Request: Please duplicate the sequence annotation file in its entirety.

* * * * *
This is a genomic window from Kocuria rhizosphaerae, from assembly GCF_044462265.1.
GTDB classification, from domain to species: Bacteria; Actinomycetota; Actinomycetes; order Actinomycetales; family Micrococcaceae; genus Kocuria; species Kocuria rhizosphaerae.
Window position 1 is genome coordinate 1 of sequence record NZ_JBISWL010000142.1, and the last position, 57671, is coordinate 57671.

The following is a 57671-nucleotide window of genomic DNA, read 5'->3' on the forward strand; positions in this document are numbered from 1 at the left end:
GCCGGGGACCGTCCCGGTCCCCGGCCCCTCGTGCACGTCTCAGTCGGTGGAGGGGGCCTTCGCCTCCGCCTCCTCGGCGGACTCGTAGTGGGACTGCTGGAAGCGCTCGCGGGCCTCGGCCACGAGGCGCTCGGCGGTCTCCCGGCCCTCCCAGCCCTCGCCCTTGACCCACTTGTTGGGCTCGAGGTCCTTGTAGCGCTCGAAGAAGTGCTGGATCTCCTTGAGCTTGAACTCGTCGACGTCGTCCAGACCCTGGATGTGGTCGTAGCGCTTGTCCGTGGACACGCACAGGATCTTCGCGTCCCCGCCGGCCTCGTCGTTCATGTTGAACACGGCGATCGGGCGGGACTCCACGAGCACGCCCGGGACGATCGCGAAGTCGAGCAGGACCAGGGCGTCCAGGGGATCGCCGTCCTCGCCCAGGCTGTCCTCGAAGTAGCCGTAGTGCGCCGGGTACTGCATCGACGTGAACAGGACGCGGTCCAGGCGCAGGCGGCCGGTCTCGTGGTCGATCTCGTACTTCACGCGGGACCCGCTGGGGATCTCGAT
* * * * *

This is a genomic window from Kocuria rhizosphaerae, from assembly GCF_044462265.1.
GTDB classification, from domain to species: Bacteria; Actinomycetota; Actinomycetes; order Actinomycetales; family Micrococcaceae; genus Kocuria; species Kocuria rhizosphaerae.
Window position 1 is genome coordinate 1 of sequence record NZ_JBISWL010000142.1, and the last position, 57671, is coordinate 57671.

The following is a 57671-nucleotide window of genomic DNA, read 5'->3' on the forward strand; positions in this document are numbered from 1 at the left end:
GCCGGGGACCGTCCCGGTCCCCGGCCCCTCGTGCACGTCTCAGTCGGTGGAGGGGGCCTTCGCCTCCGCCTCCTCGGCGGACTCGTAGTGGGACTGCTGGAAGCGCTCGCGGGCCTCGGCCACGAGGCGCTCGGCGGTCTCCCGGCCCTCCCAGCCCTCGCCCTTGACCCACTTGTTGGGCTCGAGGTCCTTGTAGCGCTCGAAGAAGTGCTGGATCTCCTTGAGCTTGAACTCGTCGACGTCGTCCAGACCCTGGATGTGGTCGTAGCGCTTGTCCGTGGACACGCACAGGATCTTCGCGTCCCCGCCGGCCTCGTCGTTCATGTTGAACACGGCGATCGGGCGGGACTCCACGAGCACGCCCGGGACGATCGCGAAGTCGAGCAGGACCAGGGCGTCCAGGGGATCGCCGTCCTCGCCCAGGCTGTCCTCGAAGTAGCCGTAGTGCGCCGGGTACTGCATCGACGTGAACAGGACGCGGTCCAGGCGCAGGCGGCCGGTCTCGTGGTCGATCTCGTACTTCACGCGGGACCCGCTGGGGATCTCGAT